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[See also our Nonfiction Notes from the Horn Book archives]   2020 January 2020 Five questions for Kacen Callender Sense of place Intergenerational warmth and wisdom Fascinating figures from twentieth-century history From the Editor February 2020 Five questions for A.S. King about Dig. ALA Awards 2020: Horn Book reviews of...
      

June's Notes is here!

In the June issue of Notes from the Horn Book, Martha Parravano talks with author Ann M. Martin about her new middle-grade novel Better to Wish. You'll also find- more middle-grade family novels- picture books- folklore and fairy tales from around the world- brand-new YA dystopian societiesYou can read the...
      

From the editor — June 2013

Dan Brown’s Inferno is not going to last me much longer, so I’m glad Katie Bircher and Elissa Gershowitz have put together the Horn Book’s annual Summer Reading Recommendations. There are choices for all tastes and ages here (and adults shouldn’t miss Eleanor & Park, a swoony and literate YA...
      

Books mentioned in the June 2013 issue of Notes from the Horn Book

Five questions for Ann M. MartinBetter to Wish [Family Tree] by Ann M. Martin, Scholastic, 10–14 years.Middle-grade family storiesThe Thing About Luck by Cynthia Kadohata; illus. by Julia Kuo, Atheneum, 10–14 years.The Romeo and Juliet Code and Romeo Blue by Phoebe Stone, Levine/Scholastic, 10–14 years.One Crazy Summer and P.S. Be...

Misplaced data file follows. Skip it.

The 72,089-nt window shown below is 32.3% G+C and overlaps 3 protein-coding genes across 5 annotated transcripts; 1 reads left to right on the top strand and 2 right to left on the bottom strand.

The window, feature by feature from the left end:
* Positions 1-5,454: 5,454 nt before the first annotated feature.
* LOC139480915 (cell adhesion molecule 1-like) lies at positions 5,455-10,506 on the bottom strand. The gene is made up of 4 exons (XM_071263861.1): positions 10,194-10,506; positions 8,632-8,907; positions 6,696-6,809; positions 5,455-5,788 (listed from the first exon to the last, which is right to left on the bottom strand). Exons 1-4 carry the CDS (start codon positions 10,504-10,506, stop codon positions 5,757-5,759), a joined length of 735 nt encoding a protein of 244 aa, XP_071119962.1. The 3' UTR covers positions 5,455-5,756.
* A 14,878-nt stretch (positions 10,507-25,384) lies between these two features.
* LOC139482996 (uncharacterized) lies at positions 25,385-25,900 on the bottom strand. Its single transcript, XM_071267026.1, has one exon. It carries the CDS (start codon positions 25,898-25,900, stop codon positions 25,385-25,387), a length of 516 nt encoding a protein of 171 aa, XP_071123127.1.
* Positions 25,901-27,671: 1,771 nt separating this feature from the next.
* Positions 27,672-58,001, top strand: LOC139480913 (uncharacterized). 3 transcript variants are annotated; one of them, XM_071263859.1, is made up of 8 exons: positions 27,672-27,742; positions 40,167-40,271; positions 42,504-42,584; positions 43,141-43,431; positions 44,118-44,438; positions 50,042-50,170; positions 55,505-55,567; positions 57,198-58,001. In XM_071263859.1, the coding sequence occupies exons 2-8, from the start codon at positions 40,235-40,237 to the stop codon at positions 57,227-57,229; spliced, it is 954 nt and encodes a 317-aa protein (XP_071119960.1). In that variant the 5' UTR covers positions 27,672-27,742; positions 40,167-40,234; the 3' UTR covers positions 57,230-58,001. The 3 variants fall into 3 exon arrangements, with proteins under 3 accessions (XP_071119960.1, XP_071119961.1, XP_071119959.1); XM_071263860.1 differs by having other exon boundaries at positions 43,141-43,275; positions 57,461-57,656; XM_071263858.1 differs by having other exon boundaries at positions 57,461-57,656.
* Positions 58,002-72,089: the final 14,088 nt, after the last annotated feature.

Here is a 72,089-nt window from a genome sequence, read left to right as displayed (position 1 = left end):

Five questions for Ann M. Martin

photo by Dion OgustAnn Martin fans, rejoice: she’s back, with an addictive new middle-grade series. Readers will find familiar hallmarks of Martin’s earlier work: the intimacy with which readers get to know the characters; the amount of emotion conveyed through small incidents. But in other ways, this series is quite...
      

Middle-grade family stories

The thing about family is that it can be unpredictable. These four new books present families from different eras in all their unique and messy complexities.In Cynthia Kadohata’s funny but poignant The Thing About Luck, twelve-year-old narrator Summer lives with her brother, parents, and grandparents in contemporary Kansas. Her parents,...
      

New dystopian worlds to explore

What makes for better summer reading than a page-turning thriller? Four recent titles introduce young adult readers to brand-new dystopian societies and their courageous teen rebels.In Rick Yancey’s The 5th Wave, aliens have invaded Earth and killed seven billion humans in waves of systematic attacks. Sixteen-year-old survivor Cassie prepares herself...
      

World folklore and fairy tales

From the depths of the jungles to Middle Eastern marketplaces to magical fairy forests, the following books span diverse settings. The stories illustrate just how effectively narrative can represent and transmit different cultures’ traditions, heritage, mythos, and history.In Odile Weulersse’s Nasreddine, Mustafa and his son Nasreddine set out for the...
      

Just imagine

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Pretend play can be a quiet and contemplative activity for one or a boisterous group effort. Four new picture books successfully capture the fluid boundary between real and imaginary in the minds of young children.Pint-sized Niño, fearless luchador, Popsicle enthusiast, and reluctantly attentive big brother, dons his red mask and...

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